Sharding is a concept that can be applied to but is not exclusive to blockchain. It is the partitioning of a database into smaller, more manageable parts referred to as data shards.
Sharding is a solution to the scaling problem faced by big and busy databases. The more transactions there are on a certain database, the longer the system’s response times become, and the greater the cost of maintaining the network. Sharding allows big databases to be split and spread across multiple servers, thereby distributing the transaction load across multiple smaller databases, each requiring less computing power.
Database overloads, which result in transaction backlogs and spikes in transaction fees, are a problem that continuously plagues the blockchain and cryptocurrency world, particularly Ethereum and Bitcoin, the biggest and busiest blockchains.
Blockchain networks consist of a network of nodes connected to each other in a peer to peer manner. On a basic blockchain, each node stores the entire network’s transaction history, the record of which must match across all participating nodes to achieve “consensus”. This ensures a high level of security that is characteristic of distributed ledger technologies. But, as the network grows and the number of users and transactions increase, the more information each node has to store, and the longer it takes to reach consensus between all nodes.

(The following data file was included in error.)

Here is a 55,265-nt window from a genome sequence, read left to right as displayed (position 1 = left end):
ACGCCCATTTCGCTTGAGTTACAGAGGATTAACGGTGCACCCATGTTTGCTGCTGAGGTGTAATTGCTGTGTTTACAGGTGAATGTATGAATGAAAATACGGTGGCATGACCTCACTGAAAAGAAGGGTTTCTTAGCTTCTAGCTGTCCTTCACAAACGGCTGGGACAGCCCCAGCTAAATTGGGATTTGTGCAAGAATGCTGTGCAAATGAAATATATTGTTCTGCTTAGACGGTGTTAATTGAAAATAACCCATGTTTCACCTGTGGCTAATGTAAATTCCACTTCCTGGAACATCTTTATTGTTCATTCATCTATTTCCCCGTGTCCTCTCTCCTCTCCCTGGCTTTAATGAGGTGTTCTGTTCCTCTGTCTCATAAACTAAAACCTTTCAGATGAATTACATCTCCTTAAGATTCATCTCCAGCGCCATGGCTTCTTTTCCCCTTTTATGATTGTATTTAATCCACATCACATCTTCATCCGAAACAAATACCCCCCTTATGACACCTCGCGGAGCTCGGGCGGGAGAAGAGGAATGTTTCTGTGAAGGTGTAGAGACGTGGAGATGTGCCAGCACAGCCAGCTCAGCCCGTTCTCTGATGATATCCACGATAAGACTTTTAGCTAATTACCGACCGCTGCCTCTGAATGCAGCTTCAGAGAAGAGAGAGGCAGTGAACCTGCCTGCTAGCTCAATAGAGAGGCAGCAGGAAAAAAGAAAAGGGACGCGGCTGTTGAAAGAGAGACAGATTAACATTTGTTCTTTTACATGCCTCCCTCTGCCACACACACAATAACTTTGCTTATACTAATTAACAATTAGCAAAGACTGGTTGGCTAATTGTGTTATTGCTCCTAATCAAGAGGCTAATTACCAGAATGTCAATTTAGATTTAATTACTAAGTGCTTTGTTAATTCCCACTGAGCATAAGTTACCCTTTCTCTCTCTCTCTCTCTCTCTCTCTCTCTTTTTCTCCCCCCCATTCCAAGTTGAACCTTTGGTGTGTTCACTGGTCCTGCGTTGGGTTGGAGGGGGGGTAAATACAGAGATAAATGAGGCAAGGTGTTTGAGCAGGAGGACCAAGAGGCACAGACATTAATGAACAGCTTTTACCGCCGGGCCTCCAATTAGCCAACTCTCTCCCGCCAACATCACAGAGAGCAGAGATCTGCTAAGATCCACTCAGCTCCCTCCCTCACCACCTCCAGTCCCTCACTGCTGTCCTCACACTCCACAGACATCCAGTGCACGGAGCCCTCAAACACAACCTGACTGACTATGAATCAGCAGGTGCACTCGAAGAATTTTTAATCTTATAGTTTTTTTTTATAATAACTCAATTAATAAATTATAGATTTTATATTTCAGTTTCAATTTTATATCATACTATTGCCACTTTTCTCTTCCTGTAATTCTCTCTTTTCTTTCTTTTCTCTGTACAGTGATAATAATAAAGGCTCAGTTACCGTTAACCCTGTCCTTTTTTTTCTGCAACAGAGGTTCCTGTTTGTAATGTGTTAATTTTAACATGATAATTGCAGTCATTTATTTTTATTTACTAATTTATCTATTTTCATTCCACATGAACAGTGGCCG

Sharding is considered a potential solution to these scaling problems. Sharding allows a blockchain to be grouped into sub-nodes (shards), which only process the transactions pertaining to that particular shard. This way, the overall network is able to process multiple transactions simultaneously, since not all nodes are involved in all transactions.